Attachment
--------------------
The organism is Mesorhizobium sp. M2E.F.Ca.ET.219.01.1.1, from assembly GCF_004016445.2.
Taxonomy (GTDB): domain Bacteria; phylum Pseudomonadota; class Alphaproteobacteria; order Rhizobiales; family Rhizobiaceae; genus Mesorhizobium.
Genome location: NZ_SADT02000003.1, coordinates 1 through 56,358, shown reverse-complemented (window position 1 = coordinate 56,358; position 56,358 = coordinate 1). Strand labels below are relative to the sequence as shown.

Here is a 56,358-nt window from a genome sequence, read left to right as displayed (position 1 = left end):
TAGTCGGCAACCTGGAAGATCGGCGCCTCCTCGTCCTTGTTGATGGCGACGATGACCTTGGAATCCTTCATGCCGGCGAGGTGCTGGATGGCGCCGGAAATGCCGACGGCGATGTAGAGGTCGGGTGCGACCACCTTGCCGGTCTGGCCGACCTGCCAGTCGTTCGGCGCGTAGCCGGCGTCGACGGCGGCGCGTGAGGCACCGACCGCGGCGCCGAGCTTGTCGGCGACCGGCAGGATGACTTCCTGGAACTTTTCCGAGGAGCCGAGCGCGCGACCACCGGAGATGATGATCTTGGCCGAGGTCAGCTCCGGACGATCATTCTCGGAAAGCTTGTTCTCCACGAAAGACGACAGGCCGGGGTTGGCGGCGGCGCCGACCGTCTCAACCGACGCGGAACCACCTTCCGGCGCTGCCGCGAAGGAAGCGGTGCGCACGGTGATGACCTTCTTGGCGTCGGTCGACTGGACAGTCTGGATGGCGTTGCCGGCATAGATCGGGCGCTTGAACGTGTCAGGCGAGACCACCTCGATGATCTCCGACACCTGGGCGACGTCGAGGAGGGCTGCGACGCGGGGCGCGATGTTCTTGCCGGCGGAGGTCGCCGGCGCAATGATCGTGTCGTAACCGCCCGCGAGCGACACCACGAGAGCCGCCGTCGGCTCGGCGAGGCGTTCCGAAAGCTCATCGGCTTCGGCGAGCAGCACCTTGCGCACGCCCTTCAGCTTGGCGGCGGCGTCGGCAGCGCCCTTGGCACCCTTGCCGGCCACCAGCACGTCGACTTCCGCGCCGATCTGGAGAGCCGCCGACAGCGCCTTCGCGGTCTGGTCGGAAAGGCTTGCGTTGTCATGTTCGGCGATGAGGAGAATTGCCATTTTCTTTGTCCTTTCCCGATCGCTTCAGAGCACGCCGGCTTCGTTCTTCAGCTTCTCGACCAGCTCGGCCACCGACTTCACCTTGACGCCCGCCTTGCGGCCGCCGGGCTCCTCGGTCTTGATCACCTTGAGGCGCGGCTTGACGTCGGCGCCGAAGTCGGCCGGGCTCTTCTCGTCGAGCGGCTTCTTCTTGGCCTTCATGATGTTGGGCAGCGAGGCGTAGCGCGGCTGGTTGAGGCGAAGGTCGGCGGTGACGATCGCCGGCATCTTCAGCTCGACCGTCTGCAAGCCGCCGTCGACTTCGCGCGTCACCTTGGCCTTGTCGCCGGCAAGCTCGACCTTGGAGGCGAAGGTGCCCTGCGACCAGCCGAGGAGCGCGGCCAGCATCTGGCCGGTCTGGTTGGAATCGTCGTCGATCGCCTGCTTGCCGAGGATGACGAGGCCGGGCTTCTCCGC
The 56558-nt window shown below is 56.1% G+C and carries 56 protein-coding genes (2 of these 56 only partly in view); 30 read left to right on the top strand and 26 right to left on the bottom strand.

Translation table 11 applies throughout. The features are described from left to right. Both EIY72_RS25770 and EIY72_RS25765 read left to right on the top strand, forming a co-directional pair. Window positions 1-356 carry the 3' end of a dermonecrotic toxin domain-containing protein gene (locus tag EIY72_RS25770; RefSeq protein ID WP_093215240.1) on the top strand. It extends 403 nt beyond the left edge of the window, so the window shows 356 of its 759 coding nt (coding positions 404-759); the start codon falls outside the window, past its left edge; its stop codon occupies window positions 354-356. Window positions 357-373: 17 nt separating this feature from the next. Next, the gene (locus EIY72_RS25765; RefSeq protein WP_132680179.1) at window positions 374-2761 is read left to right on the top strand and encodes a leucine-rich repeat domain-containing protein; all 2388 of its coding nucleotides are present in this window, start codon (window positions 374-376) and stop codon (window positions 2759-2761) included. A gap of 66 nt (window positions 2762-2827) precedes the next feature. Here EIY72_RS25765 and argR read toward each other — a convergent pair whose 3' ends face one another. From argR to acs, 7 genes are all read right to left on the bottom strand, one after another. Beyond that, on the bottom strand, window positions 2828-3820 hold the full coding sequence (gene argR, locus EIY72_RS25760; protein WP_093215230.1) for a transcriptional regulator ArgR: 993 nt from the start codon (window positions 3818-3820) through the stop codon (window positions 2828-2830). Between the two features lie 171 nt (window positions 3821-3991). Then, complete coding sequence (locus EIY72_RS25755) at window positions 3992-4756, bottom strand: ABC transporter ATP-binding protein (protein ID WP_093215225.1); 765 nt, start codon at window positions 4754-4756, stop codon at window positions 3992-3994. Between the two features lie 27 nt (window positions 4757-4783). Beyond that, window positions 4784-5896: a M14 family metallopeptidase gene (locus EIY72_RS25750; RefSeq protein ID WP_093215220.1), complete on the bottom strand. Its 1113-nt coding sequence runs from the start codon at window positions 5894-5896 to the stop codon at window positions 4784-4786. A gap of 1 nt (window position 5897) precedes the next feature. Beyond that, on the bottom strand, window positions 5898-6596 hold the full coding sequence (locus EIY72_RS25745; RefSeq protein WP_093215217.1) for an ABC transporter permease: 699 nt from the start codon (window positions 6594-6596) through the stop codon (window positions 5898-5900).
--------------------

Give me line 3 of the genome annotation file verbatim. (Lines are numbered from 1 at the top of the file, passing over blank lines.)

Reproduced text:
Genome location: NZ_SADT02000003.1, coordinates 1 through 56,358, shown reverse-complemented (window position 1 = coordinate 56,358; position 56,358 = coordinate 1). Strand labels below are relative to the sequence as shown.